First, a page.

Grandpa fiddled his way through Yale by joining the musician’s union to pay his college tuition and to buy the “right clothes” to go to classes with the likes of Cole Porter. I imagine that Cole Porter played his piano in the rarefied company of Yale’s sons while Grandpa played at dances in fraternity houses to which he would otherwise never be admitted. He was silent about Yale’s anti-Semitism in the early 20th century. By the time my paternal grandparents met during Grandpa’s junior year at Yale, they had deliberately forgotten that they came to America from Russia as babies.

 

I’m not sure what my father and grandfather would make of Thanksgivukkah, this once in a century, possibly once in a millennium holiday. They loved America fiercely and unquestioningly. They may have thought the whole idea was kitsch. Certainly the name is as cumbersome as their Judaism was to them. Or they may have felt vindicated by the fuss over the confluence of this American holiday with an ancient Jewish one. My grandparents were assimilated to the point that they traded the white and blue flame of a Hanukkah menorah for the red and green glitz of a small silver Christmas tree propped on a coffee table.

 

But I think I’ve figured out my grandparents’ story. When I had begun to play the violin my parents went to see Fiddler on the Roof. They came home with a recording of the show’s song that I played in an endless loop on our hi-fi. Zero Mostel boomed about a fiddler just like Grandpa, the fiddler who hovered over my childhood like a Chagall painting.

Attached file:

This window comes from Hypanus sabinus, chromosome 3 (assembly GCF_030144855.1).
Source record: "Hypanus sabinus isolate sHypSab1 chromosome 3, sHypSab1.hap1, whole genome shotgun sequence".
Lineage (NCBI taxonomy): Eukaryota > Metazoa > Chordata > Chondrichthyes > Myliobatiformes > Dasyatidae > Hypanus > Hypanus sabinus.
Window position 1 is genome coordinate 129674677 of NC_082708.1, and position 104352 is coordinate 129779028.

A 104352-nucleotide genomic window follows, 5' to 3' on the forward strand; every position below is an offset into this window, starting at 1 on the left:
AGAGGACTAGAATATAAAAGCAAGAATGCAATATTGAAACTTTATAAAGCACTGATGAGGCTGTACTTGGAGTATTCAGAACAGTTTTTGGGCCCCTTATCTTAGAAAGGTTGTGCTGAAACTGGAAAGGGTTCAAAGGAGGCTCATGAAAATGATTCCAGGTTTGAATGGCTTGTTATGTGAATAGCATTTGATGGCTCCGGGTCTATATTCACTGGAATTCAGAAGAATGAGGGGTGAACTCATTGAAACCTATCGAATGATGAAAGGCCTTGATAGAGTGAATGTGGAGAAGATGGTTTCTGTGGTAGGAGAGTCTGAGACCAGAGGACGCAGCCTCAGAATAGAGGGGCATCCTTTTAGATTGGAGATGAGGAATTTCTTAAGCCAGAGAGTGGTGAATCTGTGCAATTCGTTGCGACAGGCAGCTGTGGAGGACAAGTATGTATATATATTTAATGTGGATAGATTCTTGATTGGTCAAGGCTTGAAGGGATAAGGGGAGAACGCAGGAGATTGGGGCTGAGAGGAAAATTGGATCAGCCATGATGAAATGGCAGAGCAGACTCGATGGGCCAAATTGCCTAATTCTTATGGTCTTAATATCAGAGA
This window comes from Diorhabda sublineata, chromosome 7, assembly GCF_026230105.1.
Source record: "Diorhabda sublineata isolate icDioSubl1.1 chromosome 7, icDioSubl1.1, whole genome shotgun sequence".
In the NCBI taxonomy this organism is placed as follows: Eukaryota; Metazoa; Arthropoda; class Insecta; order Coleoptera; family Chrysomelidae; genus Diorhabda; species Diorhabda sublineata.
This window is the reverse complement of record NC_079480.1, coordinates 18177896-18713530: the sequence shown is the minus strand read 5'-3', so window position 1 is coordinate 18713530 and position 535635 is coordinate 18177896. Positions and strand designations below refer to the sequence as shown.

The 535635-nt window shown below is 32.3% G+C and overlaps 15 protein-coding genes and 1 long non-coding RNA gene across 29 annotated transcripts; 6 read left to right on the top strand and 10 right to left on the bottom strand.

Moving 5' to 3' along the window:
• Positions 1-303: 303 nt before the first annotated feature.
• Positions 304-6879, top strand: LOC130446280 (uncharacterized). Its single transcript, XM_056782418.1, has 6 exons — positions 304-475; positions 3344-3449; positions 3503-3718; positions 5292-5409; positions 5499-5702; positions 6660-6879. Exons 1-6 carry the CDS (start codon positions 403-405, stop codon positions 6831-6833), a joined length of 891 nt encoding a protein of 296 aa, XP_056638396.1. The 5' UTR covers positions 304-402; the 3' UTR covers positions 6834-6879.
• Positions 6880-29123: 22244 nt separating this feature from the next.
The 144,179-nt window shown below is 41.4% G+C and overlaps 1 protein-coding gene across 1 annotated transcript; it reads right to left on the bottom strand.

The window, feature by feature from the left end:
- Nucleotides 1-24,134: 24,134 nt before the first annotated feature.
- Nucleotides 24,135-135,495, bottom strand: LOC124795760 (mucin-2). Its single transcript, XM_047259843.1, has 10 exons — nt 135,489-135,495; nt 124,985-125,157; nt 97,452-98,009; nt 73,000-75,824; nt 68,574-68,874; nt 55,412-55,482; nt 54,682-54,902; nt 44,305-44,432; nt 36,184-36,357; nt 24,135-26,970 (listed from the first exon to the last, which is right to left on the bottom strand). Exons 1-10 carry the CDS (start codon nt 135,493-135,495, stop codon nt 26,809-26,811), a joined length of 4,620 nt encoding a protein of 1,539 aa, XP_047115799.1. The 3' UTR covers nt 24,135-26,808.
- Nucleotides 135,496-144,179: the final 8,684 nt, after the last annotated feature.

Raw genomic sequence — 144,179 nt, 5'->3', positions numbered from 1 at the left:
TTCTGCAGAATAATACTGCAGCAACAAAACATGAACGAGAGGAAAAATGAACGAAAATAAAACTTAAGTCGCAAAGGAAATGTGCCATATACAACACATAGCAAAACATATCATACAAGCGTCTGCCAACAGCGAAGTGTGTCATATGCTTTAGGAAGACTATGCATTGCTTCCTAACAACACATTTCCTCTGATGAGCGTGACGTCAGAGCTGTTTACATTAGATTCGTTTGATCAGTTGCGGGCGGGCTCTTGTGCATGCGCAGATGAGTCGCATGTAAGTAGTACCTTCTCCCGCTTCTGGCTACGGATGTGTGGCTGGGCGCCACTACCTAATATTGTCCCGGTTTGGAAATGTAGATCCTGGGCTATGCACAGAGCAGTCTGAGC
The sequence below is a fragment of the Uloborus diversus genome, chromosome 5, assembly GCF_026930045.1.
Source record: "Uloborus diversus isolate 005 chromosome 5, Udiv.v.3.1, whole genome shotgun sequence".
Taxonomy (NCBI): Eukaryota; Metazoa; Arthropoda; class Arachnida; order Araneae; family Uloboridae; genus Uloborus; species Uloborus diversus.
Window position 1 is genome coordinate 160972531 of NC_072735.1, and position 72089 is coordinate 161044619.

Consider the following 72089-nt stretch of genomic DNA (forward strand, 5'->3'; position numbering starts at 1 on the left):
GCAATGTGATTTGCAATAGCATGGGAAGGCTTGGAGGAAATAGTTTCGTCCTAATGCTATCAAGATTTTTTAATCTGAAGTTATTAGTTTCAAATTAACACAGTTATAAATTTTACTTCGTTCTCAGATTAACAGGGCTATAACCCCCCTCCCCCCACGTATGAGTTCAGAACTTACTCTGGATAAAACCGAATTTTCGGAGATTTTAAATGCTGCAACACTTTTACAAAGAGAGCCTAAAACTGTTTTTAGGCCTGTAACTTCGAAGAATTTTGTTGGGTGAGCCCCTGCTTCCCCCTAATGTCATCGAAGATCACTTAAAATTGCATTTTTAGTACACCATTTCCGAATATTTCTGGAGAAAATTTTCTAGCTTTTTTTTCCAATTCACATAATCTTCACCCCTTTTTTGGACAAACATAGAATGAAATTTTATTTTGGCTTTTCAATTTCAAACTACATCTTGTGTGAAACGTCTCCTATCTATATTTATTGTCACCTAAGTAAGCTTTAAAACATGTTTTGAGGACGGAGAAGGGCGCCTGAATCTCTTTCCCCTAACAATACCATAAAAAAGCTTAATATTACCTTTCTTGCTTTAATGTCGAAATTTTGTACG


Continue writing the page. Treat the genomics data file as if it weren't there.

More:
A fiddler on the roof. Sounds crazy, no? But here in our little village of Anatevka, you might say everyone of us is a fiddler on the roof trying to scratch out a pleasant, simple tune without breaking his neck. It isn’t easy.

 

My grandfather fiddled to keep his balance as he took on the mantle of a navy blue, Ivy League life. To start over he changed his name from Bolotin to Bolton. But despite those dramatic attempts at fitting in, I think my father and grandfather were Thanksgivukkah Jews. They aspired to have the best of what America offered. But in the end their descendants celebrate Hanukkah over Christmas.

 

Fiddler on the Roof shed light on part of my grandfather’s identity. He loved the record as much as I did. And it was the first time that I realized my grandparents came from shtetls like the fictional Anatevka. It feels right that their story is set to music. It feels right that Fiddler on the Roof was as American as the Boltons, or for that matter, Thanksgivukkah.

 

For the Breath of Schoolchildren by Judy Bolton-Fasman